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(Boston) – In a rarity in the world of looted African art, a cache of sacred African artifacts is being voluntarily returned to the Kenyan government, thanks to the intercession of Boston University Professor Charles Stith, who previously served as a U.S. ambassador and now directs the university’s African Presidential Archives and Research Center (APARC).
Through a mutual acquaintance, Stith was approached this spring by Connecticut art dealer Kelly Gingras who discovered the nine wooden burial statutes in January at a New York estate sale of producer Lewis M. Allen and his wife, screenwriter Jay Presson Allen. The Allens bought them in Kenya in the 1960s and displayed them at their Park Avenue apartment. With the blessing of the late owner’s daughter, Brooke Allen, Gingras displayed the art work at her gallery until she was led to Stith who she asked to help return the items to their country of origin.
Stith, who served as ambassador to Tanzania in the Clinton administration, arranged with the Kenyan embassy for the repatriation of the Vigango totems, depictions of deceased placed by the gravesites of the Mijikenda people, who live on the Kenyan coast. On Monday (6/25/07), at a United Nations ceremony, Stith will hand them over to Kenyan Ambassador Peter Ogego. The artifacts eventually will be on display at the Nairobi Museum.
“The theft of African art has been a glaring problem for African nations, and in some instances looting has been so widespread that some types of traditional, culturally-significant objects are difficult to find on the continent,” said Stith. “We applaud Kelly Gingas and the Allen family’s commitment to voluntarily repatriate this aspect of Kenyan patrimony, and I am proud APARC could play a role in the return of these sacred artifacts to the people of Kenya.”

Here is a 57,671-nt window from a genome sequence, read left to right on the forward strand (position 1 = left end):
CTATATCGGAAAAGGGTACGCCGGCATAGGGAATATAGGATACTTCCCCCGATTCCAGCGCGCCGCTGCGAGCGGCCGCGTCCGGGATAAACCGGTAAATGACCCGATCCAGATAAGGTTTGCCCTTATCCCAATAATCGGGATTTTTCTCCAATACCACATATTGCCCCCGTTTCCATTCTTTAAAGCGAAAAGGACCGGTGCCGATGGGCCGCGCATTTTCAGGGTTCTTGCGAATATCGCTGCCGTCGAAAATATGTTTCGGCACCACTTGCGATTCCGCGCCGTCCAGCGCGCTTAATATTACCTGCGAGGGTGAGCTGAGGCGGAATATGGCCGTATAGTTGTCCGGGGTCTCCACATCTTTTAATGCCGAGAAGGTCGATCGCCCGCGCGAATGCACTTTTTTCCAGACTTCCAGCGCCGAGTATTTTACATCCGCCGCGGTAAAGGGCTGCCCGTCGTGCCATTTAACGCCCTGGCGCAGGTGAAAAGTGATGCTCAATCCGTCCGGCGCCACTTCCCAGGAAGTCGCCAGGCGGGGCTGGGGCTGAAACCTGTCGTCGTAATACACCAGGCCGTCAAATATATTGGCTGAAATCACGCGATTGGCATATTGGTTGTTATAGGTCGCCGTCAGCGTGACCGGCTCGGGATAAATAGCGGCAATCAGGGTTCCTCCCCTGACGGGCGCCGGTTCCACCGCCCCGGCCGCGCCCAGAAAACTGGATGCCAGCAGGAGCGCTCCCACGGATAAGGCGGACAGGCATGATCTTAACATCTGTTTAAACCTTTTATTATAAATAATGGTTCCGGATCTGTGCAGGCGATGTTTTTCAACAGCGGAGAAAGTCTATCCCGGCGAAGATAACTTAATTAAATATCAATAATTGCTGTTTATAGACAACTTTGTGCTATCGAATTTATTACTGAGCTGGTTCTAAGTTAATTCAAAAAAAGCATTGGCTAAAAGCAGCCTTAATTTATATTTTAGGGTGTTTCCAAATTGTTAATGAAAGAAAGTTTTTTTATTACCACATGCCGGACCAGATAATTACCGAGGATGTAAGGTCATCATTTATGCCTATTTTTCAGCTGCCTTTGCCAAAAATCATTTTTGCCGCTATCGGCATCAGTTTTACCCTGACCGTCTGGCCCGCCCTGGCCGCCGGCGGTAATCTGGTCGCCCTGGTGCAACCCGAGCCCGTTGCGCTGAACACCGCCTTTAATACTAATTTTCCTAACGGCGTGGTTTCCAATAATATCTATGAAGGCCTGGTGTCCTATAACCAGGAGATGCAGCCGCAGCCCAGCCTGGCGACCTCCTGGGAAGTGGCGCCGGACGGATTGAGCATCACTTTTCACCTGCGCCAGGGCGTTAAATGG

The nine totems, viewed as sacred to Kenyans, are carved slats from four- to six-feet tall, depicting a human face atop each. East African art is rare and the Vigango, worth up to $10,000 each on the open market, have been the target of frequent looting. Most are now part of private collections in the United States and Europe.
“Seeking the return of Vigango totems and other stolen African artifacts to their rightful owners in various nations of Africa demonstrates our appreciation for art and culture,” said Ogego. “The return of the Vigango reflects our mutual obligation and commitment to protect and conserve the rich diversity of African culture and heritage for the benefit of all humanity.”
Gingras said she hopes the voluntary return of such artifacts will become the norm in the world of art galleries and private collections, where often little attention is paid to an artifacts societal importance or its provenance. “Ambassador Stith and APARC were essential in making the handover of the Vigango possible,” she said. “This will be the first time a gallery, collector, or private dealer has willingly returned Vigango to Kenya.”
Stith founded APARC to complement BU’s African Studies program — one of the nation’s oldest, established in 1953. Along with maintaining archives of African presidential papers, APARC organizes forums regarding Africa’s global relationships, and hosts a residency program for African former heads of state.
Founded in 1839, Boston University is the fourth largest independent university in the United States, with more than 30,000 students in its 17 colleges and schools. BU has established an international reputation for excellence in teaching and conducting research on Africa, and has built and maintained broad collaborations with institutions in Africa.
For more on APARC visit http://www.bu.edu/aparc